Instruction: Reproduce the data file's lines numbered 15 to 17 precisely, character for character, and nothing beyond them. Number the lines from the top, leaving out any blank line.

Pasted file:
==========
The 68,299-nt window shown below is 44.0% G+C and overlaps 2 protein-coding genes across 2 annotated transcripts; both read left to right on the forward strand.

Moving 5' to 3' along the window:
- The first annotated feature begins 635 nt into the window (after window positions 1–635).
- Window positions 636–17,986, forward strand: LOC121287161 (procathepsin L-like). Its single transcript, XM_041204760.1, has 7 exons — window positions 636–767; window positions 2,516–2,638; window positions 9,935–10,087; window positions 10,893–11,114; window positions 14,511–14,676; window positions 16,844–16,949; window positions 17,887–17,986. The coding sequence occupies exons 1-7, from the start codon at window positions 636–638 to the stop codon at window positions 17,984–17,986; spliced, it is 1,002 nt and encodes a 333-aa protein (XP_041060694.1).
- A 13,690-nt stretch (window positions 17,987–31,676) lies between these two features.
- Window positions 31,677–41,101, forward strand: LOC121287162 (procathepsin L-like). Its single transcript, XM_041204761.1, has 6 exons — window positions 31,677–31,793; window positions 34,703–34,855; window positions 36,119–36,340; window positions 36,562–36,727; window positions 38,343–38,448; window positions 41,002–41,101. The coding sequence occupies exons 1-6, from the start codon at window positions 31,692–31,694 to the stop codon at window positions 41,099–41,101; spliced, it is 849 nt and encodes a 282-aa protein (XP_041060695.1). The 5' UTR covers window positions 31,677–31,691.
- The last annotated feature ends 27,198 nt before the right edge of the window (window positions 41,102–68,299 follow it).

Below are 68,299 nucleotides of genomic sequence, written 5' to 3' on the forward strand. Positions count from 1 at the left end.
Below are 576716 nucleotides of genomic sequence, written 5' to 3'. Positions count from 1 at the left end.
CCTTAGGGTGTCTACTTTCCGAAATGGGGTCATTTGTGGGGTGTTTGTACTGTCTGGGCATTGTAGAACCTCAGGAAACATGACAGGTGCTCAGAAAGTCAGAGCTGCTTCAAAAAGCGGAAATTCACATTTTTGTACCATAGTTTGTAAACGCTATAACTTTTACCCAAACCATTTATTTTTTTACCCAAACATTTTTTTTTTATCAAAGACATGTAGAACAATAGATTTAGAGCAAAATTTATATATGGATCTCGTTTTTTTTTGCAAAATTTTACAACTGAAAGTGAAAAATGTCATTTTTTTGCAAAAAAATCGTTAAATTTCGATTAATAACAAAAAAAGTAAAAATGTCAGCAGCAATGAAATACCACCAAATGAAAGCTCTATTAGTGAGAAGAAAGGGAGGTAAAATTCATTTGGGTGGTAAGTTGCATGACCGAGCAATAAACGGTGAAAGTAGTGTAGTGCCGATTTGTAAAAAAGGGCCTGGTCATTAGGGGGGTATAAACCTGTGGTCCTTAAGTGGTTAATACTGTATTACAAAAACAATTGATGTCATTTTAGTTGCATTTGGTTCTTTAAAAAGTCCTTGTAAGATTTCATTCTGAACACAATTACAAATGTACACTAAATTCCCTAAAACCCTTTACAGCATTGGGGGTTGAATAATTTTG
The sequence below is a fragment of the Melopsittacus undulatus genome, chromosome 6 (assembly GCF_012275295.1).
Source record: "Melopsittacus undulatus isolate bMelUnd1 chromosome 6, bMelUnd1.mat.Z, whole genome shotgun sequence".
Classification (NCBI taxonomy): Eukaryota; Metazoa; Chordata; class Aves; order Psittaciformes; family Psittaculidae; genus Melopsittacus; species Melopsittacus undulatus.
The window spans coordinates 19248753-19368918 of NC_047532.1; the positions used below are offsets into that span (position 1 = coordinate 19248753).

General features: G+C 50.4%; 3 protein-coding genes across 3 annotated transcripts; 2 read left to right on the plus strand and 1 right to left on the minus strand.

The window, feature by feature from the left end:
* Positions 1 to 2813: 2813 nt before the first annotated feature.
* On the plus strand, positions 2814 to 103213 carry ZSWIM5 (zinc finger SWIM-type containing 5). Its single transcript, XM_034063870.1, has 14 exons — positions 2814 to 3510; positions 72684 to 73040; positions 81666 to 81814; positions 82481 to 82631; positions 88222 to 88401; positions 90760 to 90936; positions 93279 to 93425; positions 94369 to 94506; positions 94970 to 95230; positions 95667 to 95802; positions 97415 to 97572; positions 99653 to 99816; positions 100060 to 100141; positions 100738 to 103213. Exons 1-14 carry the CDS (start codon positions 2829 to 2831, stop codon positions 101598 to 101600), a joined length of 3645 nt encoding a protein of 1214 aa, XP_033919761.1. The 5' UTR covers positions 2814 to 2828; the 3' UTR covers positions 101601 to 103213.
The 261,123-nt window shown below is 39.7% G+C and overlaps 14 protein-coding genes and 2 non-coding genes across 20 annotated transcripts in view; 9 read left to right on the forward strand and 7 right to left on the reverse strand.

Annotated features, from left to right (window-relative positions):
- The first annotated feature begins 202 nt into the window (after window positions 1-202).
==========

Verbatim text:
General features: G+C 50.4%; 3 protein-coding genes across 3 annotated transcripts; 2 read left to right on the plus strand and 1 right to left on the minus strand.

The window, feature by feature from the left end:
* Positions 1 to 2813: 2813 nt before the first annotated feature.